Japan's "Economic Security" Measures
Japan and Germany face an acute dilemma. China, a key trading partner for both nations, uses political warfare and economic statecraft to advance its interests. Like Germany, Japan has a strong SME economy and auto industry, and has dependencies on China. Yet Japan faces more risk due to its geographical proximity to China and territorial disputes. As global tensions grow, Japan is responding robustly by building economic security. Germany, together with the EU and other like-minded partners, should do the same.
Note: The online version of the text does not contain footnotes. To see all of the citations, please refer to the PDF version of the report here.
|Germany must diversify its trade and economy to build resilience and lessen existing risky dependencies on China.|
|The German government should support businesses, especially future industries in the AI, quantum, biotech, and health sectors via state funds and public-private partnerships, and ensure they are not forced to seek funding from unsafe partners. It should also look much more closely at research cooperation with risky partners and halt ongoing outflows of intellectual property.|
|Germany should create a framework for overarching, all-of-government thinking, sidestepping bureaucratic silos to enable long-term and flexible, strategic decision-making. At the same time, strategic communication with the public is essential.|
Japan's Security Architecture
As perpetual tensions between Japan and China over ownership of the Senkaku or Diaoyu islands in the East China Sea flared anew approximately ten years ago, China imposed an unofficial trade embargo on rare earth exports to Japan, as punishment. Spooked by this measure that threatened its supply chains and thus economy and industry, Japan began to build a stronger national security structure to identify and protect its interests. The first step was establishing a National Security Council in 2013, followed by a National Security Secretariat the next year. Today, Japan is in an intensive policy-making and legislative phase that deepened in reaction to the challenges of the COVID-19 pandemic and is expected to last until at least the end of 2023.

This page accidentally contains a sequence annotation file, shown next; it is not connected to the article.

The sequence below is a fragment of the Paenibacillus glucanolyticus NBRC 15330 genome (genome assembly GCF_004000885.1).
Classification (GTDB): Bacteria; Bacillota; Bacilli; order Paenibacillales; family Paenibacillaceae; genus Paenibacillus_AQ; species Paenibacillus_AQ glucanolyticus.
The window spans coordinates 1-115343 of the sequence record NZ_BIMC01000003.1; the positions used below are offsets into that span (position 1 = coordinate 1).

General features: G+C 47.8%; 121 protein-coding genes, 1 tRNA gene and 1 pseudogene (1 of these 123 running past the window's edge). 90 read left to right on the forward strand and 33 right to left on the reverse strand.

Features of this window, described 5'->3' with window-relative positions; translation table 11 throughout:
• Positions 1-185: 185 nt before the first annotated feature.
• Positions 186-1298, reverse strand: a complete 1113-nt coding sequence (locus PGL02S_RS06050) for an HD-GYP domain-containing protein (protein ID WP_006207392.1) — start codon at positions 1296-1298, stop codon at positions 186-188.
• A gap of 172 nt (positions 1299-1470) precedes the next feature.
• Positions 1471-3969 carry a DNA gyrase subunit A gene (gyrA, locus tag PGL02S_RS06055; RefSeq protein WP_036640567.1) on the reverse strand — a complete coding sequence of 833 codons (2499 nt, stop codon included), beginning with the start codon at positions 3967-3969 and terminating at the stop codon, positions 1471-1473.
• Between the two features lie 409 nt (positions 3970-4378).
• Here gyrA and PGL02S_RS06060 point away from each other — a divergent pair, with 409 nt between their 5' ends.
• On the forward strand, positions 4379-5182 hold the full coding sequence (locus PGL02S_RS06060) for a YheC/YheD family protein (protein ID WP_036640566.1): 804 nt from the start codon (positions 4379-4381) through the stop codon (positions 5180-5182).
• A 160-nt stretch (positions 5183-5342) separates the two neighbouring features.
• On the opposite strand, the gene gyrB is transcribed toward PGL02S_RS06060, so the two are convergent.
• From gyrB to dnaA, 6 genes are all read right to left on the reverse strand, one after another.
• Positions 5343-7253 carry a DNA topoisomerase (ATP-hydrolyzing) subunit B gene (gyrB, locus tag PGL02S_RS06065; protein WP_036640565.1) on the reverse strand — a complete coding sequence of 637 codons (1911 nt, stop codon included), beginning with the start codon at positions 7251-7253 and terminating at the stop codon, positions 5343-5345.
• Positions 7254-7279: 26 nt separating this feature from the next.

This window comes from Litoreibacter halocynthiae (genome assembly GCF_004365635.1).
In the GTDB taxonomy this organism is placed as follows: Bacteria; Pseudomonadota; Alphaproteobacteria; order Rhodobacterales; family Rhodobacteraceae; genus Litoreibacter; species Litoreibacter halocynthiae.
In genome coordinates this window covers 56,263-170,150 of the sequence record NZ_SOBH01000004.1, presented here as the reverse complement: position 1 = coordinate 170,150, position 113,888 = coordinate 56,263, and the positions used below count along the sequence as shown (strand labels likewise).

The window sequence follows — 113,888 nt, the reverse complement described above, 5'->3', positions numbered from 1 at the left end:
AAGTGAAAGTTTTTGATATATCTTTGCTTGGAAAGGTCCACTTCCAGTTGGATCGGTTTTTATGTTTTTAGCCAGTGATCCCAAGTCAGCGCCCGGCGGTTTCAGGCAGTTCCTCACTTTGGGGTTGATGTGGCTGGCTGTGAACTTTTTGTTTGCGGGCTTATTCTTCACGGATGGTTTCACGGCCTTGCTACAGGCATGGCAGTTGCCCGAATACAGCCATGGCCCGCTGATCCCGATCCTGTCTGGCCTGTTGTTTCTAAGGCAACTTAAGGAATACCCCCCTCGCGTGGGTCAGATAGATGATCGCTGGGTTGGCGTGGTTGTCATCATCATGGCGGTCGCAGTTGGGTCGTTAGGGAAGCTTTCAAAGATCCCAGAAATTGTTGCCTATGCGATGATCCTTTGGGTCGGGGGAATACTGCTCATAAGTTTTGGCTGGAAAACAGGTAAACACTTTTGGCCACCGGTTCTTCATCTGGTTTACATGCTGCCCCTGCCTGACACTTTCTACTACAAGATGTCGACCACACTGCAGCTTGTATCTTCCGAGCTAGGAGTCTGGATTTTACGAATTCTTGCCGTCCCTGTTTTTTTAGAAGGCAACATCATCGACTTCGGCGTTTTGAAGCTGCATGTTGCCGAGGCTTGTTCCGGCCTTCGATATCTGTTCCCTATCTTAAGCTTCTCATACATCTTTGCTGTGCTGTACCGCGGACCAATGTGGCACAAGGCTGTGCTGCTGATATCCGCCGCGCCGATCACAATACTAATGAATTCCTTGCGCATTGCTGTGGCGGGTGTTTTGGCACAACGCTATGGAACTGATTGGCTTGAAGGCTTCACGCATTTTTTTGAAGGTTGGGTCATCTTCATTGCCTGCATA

Relations between Japan and China have long been sensitive due to Japan’s invasion of China in the Second World War. Still, diplomatic relations with the People’s Republic of China (PRC) are longstanding. Japan and China established diplomatic relations in 1972, the same year as Germany. Both countries mark the 50th anniversary of ties this year.
The basic national security architecture Japan set up nearly a decade ago was fleshed out in 2020 with the addition of a crucial economic security division within the National Security Secretariat (NSS), headed by Shigeru Kitamura, who was director of the NSS at the time. It includes officials from the ministries of finance, foreign affairs, internal affairs and communication, and the National Police Agency. This broad range of staff reflects Japan’s understanding that the China challenge is cross-cutting, and an internal awareness that ministerial silos weaken responses.
In line with this “all-of-government” approach there is no lead ministry in the economic security project, but there is an economic security minister: Takayuki Kobayashi, a former finance ministry official, appointed by Japanese Prime Minister Fumio Kishida in 2021. An Economic Security Committee took up work later that year, an offshoot of a “new international order” working group of the ruling Liberal Democratic Party. That group was headed by Kishida, who became prime minister in late 2021. As a result of all these efforts, an “Economic Security Protection Law,” focusing on supply chain security and other issues, is due to be submitted to the Japanese parliament (the Diet) in late February 2022. While the definition of “economic security” remains vague, it includes the following:
Japan’s economic security efforts look to apply traditional security or military thinking to economic affairs, in order to create greater resilience in an increasingly tense international situation.
Support for Japanese Business
Like Germany, Japan has a flourishing small- and medium-business sector. For some years Tokyo has been quietly encouraging these firms, as well as bigger industries, toward a “China plus one” strategy, to diversify away from China, and towards ASEAN countries, in particular. The government gave overt support to this effort in 2020 with a series of subsidies for a “Domestic Investment Protection Project”. A first tranche of 2 billion euros that year aimed to redirect investments and help re-shore businesses to Japan. More money followed in two further budgets, giving a total of 4 billion euro. In addition, the government has announced a 4 billion euros R&D fund to create economic security in key technologies domestically.
Inward Investment Scrutiny